Russia's anti-Putin protests are growing

A major test is ahead for Vladmir Putin's government as protestors will gather in 80 cities in Russia over the weekend to protest the recent parliamentary elections that many observers and most Russians believe was rigged.

Guardian:

More than 16,700 people indicated on Facebook their intention to gather in Revolution Square, a stone's throw from the Kremlin, this Saturday. Another 5,500 said they would attend a similar protest in St Petersburg. Protests were also being organised in more than 80 cities across Russia, including the Urals city of Yekaterinburg and the Siberian city of Surgut.

But there was growing fear that the Russian authorities would step up their action against protesters.

Yevgenia Chirikova, an environmental activist turned opposition leader, said she feared the Kremlin would move beyond the haphazard arrests and the deployment of pro-Kremlin youth groups that have so far marked its response to the protests. She noted that the government had recently approved a pay increase for the army, a move designed to ensure its loyalty.

"Putin has no other choice than to hold on to power, shoot himself or sit in jail," she said. "The system he has built is so corrupted, and there have been so many crimes, that there is no other path. He will fight for his power."

Two of the opposition's leaders, Alexei Navalny and Ilya Yashin, remain jailed.

Vladimir Milov, another opposition leader, warned people to stay away from Saturday's protest.

"All this can end in big blood," he wrote on the website of Ekho Moskvy, a liberal radio station. "This is the most dangerous thing in today's situation."

Putin is not likely to adopt the tactics of Bashar Assad or President Saleh in Yemen and open fire on crowds of civilians. The Russian president is crude, but careful in his oppression. More likely, he will adopt the tactics of the Iranians and prevent the protests from occurring in the first place by breaking up smaller groups who are headed to the protest site. He may shut down the transportation system in cities. And he could arrest protest leaders in advance of the demonstrations.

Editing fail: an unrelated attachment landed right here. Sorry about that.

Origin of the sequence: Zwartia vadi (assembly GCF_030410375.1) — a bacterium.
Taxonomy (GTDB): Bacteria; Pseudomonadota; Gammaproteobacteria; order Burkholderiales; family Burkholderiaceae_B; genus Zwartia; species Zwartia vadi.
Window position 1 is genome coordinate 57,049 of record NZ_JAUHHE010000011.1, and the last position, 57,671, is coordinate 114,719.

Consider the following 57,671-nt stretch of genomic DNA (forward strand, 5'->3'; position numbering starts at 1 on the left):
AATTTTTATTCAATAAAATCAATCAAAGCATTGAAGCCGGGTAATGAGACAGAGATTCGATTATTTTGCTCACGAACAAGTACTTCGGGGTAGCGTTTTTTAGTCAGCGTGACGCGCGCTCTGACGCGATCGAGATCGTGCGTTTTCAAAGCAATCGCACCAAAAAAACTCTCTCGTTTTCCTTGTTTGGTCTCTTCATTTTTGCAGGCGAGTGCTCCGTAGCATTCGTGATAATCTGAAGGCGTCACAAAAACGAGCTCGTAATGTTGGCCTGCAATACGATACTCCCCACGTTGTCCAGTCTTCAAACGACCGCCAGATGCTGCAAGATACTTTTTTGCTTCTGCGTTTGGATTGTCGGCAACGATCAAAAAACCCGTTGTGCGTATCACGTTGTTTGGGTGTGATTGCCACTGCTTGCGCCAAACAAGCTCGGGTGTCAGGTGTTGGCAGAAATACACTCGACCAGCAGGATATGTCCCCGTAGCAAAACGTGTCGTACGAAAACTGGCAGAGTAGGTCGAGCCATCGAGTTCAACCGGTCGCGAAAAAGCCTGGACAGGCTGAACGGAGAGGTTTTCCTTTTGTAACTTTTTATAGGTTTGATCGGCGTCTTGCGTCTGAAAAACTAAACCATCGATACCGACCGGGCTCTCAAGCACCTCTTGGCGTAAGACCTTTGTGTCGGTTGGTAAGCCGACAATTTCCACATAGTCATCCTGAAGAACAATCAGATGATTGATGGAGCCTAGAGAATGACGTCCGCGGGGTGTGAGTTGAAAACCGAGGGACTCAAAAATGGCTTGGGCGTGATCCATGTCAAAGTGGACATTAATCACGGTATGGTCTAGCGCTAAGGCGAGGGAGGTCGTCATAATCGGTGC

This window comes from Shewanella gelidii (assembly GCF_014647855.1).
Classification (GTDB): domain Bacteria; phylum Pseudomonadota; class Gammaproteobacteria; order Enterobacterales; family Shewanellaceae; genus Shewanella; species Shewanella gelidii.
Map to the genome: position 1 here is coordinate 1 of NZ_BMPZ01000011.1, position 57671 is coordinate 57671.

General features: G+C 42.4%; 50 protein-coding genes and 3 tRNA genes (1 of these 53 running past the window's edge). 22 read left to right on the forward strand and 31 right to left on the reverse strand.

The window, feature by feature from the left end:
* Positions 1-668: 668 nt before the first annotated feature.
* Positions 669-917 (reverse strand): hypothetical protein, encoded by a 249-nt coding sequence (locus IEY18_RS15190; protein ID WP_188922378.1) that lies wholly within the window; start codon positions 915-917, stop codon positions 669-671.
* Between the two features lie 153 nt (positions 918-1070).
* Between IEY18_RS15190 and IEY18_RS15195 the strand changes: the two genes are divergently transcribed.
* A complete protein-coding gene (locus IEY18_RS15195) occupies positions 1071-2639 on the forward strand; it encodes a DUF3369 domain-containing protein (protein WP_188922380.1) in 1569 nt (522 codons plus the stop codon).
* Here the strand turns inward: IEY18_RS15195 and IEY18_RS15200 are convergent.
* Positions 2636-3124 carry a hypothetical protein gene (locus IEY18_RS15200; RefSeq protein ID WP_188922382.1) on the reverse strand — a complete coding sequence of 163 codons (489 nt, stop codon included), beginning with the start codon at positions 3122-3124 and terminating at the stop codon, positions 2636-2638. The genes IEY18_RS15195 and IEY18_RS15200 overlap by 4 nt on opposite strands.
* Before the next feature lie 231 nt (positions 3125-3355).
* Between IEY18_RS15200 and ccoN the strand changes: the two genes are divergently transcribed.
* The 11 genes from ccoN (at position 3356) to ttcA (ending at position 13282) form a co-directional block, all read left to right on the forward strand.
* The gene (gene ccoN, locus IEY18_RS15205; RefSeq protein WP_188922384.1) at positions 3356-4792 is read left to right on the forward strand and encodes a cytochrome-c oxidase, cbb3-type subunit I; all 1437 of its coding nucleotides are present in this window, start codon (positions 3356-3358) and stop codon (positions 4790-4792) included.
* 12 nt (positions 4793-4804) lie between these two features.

None of this is likely to stop the protests entirely. But the lessons of Tahrir have been absorbed by the tyrants of the world and one way or another, massive demonstrations against the regime will be stopped.

A major test is ahead for Vladmir Putin's government as protestors will gather in 80 cities in Russia over the weekend to protest the recent parliamentary elections that many observers and most Russians believe was rigged.

Guardian:

More than 16,700 people indicated on Facebook their intention to gather in Revolution Square, a stone's throw from the Kremlin, this Saturday. Another 5,500 said they would attend a similar protest in St Petersburg. Protests were also being organised in more than 80 cities across Russia, including the Urals city of Yekaterinburg and the Siberian city of Surgut.

But there was growing fear that the Russian authorities would step up their action against protesters.

Yevgenia Chirikova, an environmental activist turned opposition leader, said she feared the Kremlin would move beyond the haphazard arrests and the deployment of pro-Kremlin youth groups that have so far marked its response to the protests. She noted that the government had recently approved a pay increase for the army, a move designed to ensure its loyalty.

"Putin has no other choice than to hold on to power, shoot himself or sit in jail," she said. "The system he has built is so corrupted, and there have been so many crimes, that there is no other path. He will fight for his power."

Two of the opposition's leaders, Alexei Navalny and Ilya Yashin, remain jailed.

Vladimir Milov, another opposition leader, warned people to stay away from Saturday's protest.

"All this can end in big blood," he wrote on the website of Ekho Moskvy, a liberal radio station. "This is the most dangerous thing in today's situation."

Putin is not likely to adopt the tactics of Bashar Assad or President Saleh in Yemen and open fire on crowds of civilians. The Russian president is crude, but careful in his oppression. More likely, he will adopt the tactics of the Iranians and prevent the protests from occurring in the first place by breaking up smaller groups who are headed to the protest site. He may shut down the transportation system in cities. And he could arrest protest leaders in advance of the demonstrations.

None of this is likely to stop the protests entirely. But the lessons of Tahrir have been absorbed by the tyrants of the world and one way or another, massive demonstrations against the regime will be stopped.

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